Mid-February 2014 at the Downtown Portland Marriott I sat amongst nearly five hundred of my Model United Nations peers at the opening ceremonies of the National Model United Nations Conference.
After several long-winded and pandering speeches about what we were about to embark upon, we rose to applaud the entrance of our keynote speaker Program Director for Mercy Corps Operations in North Korea David Austin. I wasn’t expecting much.
Usually when a keynote takes the podium it’s a sign that for about an hour I’m going to have to listen to a bunch of a jokes that don’t make sense and references about the current state of world affairs that are overly simplistic.
Austin was different though, from the get-go he had my attention. Instead of talking about world affairs, he talked about how students had the ability to make a difference and that connections can be the difference in the makings of one’s life.
When Austin finished speaking, a girl approached the microphone with a question.
“How do I enter the world of humanitarianism? Which Organization should I approach?” she asked.
“If you want to see change in the world, don’t wait till you’re older or when you’re employed with someone else, if you want to see change, go out and do it,” Austin said.
When the speech ended I walked out in a daze - motivated, confused, excited and inspired. I went up to a friend and asked her “if I started something, would you join me?” She said yes. I called another friend in California, he said yes. Another friend in Oregon, yes.
I began to think, what is it that I wanted to change?
As I glanced down at the briefings that would define my faux position at the MUN conference as Russia in the Security Council, I realized that there was a place in the world where international politics and powers were paralyzed, where the only real help it seemed came from aid organizations: Syria.
Motivated by the daily news reports that I received on Al Jazeera English from the countries in the periphery of Syria, it became clear the best way in which to mitigate the effects of the conflict would be to help the innocents who had been forced to flee to refugee camps in Jordan, Lebanon and Turkey.
Further research also made note of the fact that a good portion of refugees did not settle in nationally or internationally cared-for camps, but instead tried to restart life in the urban areas of the Syrian periphery.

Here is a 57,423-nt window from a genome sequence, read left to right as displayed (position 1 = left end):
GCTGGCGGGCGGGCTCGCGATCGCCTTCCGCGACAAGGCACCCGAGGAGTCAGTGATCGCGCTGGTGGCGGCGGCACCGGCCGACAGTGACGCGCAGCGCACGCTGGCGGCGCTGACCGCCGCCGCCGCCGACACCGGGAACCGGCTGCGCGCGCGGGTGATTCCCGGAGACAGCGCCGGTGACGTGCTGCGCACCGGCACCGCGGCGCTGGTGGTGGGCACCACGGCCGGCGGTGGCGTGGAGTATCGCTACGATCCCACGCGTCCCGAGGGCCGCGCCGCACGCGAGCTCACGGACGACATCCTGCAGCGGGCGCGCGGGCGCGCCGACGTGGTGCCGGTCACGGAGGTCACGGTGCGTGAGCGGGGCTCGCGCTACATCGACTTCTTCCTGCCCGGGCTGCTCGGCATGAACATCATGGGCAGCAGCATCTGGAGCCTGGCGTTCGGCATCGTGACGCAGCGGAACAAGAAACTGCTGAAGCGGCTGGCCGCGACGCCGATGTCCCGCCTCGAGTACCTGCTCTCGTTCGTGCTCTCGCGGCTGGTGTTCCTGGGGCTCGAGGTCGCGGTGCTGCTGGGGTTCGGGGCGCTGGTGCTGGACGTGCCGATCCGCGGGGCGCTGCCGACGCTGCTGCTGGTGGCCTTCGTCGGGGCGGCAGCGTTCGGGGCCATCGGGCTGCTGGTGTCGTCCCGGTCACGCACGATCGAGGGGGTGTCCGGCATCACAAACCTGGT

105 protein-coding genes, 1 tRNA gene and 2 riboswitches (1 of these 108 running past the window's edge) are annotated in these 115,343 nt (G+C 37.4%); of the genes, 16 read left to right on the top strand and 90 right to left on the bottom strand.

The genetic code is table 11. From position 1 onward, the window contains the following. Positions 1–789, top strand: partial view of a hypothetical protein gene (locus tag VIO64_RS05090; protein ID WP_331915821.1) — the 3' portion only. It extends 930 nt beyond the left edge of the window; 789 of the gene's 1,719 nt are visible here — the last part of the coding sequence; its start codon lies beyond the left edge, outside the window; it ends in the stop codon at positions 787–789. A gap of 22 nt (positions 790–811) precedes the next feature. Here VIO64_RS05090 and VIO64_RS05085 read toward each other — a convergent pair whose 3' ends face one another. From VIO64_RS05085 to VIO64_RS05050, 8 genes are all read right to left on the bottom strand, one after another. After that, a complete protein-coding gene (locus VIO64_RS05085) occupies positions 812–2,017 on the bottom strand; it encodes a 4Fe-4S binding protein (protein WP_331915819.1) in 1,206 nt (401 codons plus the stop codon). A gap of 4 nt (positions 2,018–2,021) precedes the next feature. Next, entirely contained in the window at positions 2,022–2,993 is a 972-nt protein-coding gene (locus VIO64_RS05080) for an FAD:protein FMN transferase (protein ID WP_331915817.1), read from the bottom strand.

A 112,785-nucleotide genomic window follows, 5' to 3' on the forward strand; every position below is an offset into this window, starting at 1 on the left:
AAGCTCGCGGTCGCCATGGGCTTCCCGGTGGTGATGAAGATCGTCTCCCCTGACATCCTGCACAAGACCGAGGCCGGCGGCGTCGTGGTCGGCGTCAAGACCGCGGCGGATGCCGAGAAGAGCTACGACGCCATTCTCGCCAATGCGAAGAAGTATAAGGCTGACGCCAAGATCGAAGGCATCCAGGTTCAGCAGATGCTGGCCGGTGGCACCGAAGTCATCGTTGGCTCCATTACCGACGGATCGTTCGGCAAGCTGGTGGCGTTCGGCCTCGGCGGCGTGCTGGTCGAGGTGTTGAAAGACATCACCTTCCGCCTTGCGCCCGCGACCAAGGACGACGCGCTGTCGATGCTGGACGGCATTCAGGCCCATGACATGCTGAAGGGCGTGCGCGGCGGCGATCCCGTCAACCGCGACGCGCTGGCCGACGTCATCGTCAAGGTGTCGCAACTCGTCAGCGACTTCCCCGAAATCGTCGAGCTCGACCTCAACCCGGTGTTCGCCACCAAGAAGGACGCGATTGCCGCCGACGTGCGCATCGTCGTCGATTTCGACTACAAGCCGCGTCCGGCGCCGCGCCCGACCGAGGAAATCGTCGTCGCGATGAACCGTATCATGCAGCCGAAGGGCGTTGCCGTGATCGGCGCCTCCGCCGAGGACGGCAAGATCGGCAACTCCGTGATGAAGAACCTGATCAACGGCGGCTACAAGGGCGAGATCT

Since many of these refugees encountered the same problems as their camp-interned brethren, the local nongovernmental organizations that helped them who appeared most in need of support.
Instead of approaching the problem as if I knew the solutions or the needs of the people on the ground, I decided the best course of action would be to approach a smaller organization with a strong connection to the reality on the ground.
By creating a relationship with this type of organization we could fundraise with confidence that our money and time was being spent directly on those who we wished to help. Thus, the Syria Liaison Initiative was borne.
With an objective in mind I began one of the most important phases: research. I gradually became familiar with the particular policies of those who worked with refugees, the ways in which help could be brought and which organizations were most suited to do the job.
After a short period of correspondence Dar Al Yasmin, a French nongovernmental organization working to help refugees who live in the periphery of the Za’atari Refugee Camp in Jordan, edged itself out as the organization which seemed most in.
A Skype call was arranged, fundraising numbers were disclosed and agreements were made, giving the Syria Liaison Initiative a purpose to launch its activities.
Today, the organization is on the verge of public launch. With media in creation, a strong partner secured and a base of volunteers already gathered, the initiative is currently in the process of building fundraisers and publicizing media for the future campaign.
The road begins now, and will be long, but in the end it will be for the resolution of changing something for the better and taking action by those who have the capacity to take that action.
If you are interested in helping with the initiative or know of avenues of support, please contact me at dominicodangelo@gmail.com.